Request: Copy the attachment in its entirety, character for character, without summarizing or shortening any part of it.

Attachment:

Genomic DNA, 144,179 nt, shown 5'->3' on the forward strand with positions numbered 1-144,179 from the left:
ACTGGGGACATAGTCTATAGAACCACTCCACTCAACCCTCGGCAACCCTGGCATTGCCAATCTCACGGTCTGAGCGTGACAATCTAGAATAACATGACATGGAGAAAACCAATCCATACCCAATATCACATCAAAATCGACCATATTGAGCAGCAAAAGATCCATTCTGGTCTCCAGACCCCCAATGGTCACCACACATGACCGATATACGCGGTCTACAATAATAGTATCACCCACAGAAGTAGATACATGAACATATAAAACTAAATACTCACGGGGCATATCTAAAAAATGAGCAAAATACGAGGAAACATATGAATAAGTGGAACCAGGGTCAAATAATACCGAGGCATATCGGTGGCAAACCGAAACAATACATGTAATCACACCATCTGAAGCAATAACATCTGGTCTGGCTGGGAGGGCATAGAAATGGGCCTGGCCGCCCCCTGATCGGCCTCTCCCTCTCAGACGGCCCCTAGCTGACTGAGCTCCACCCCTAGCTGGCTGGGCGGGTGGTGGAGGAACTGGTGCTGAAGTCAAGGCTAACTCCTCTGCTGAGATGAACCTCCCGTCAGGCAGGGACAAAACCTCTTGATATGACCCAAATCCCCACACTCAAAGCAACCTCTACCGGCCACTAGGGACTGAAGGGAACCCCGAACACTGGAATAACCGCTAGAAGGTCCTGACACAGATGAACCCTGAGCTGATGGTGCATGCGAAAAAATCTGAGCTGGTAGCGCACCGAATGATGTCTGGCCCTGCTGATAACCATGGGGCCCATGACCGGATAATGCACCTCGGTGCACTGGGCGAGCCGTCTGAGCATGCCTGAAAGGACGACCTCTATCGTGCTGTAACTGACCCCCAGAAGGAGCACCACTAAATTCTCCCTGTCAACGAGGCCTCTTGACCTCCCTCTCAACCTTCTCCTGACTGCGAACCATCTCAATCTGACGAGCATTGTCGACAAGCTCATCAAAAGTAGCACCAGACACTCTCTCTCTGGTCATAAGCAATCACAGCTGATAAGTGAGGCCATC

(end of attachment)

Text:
Genomic DNA, 144,179 nt, shown 5'->3' on the forward strand with positions numbered 1-144,179 from the left:
ACTGGGGACATAGTCTATAGAACCACTCCACTCAACCCTCGGCAACCCTGGCATTGCCAATCTCACGGTCTGAGCGTGACAATCTAGAATAACATGACATGGAGAAAACCAATCCATACCCAATATCACATCAAAATCGACCATATTGAGCAGCAAAAGATCCATTCTGGTCTCCAGACCCCCAATGGTCACCACACATGACCGATATACGCGGTCTACAATAATAGTATCACCCACAGAAGTAGATACATGAACATATAAAACTAAATACTCACGGGGCATATCTAAAAAATGAGCAAAATACGAGGAAACATATGAATAAGTGGAACCAGGGTCAAATAATACCGAGGCATATCGGTGGCAAACCGAAACAATACATGTAATCACACCATCTGAAGCAATAACATCTGGTCTGGCTGGGAGGGCATAGAAATGGGCCTGGCCGCCCCCTGATCGGCCTCTCCCTCTCAGACGGCCCCTAGCTGACTGAGCTCCACCCCTAGCTGGCTGGGCGGGTGGTGGAGGAACTGGTGCTGAAGTCAAGGCTAACTCCTCTGCTGAGATGAACCTCCCGTCAGGCAGGGACAAAACCTCTTGATATGACCCAAATCCCCACACTCAAAGCAACCTCTACCGGCCACTAGGGACTGAAGGGAACCCCGAACACTGGAATAACCGCTAGAAGGTCCTGACACAGATGAACCCTGAGCTGATGGTGCATGCGAAAAAATCTGAGCTGGTAGCGCACCGAATGATGTCTGGCCCTGCTGATAACCATGGGGCCCATGACCGGATAATGCACCTCGGTGCACTGGGCGAGCCGTCTGAGCATGCCTGAAAGGACGACCTCTATCGTGCTGTAACTGACCCCCAGAAGGAGCACCACTAAATTCTCCCTGTCAACGAGGCCTCTTGACCTCCCTCTCAACCTTCTCCTGACTGCGAACCATCTCAATCTGACGAGCATTGTCGACAAGCTCATCAAAAGTAGCACCAGACACTCTCTCTCTGGTCATAAGCAATCACAGCTGATAAGTGAGGCCATC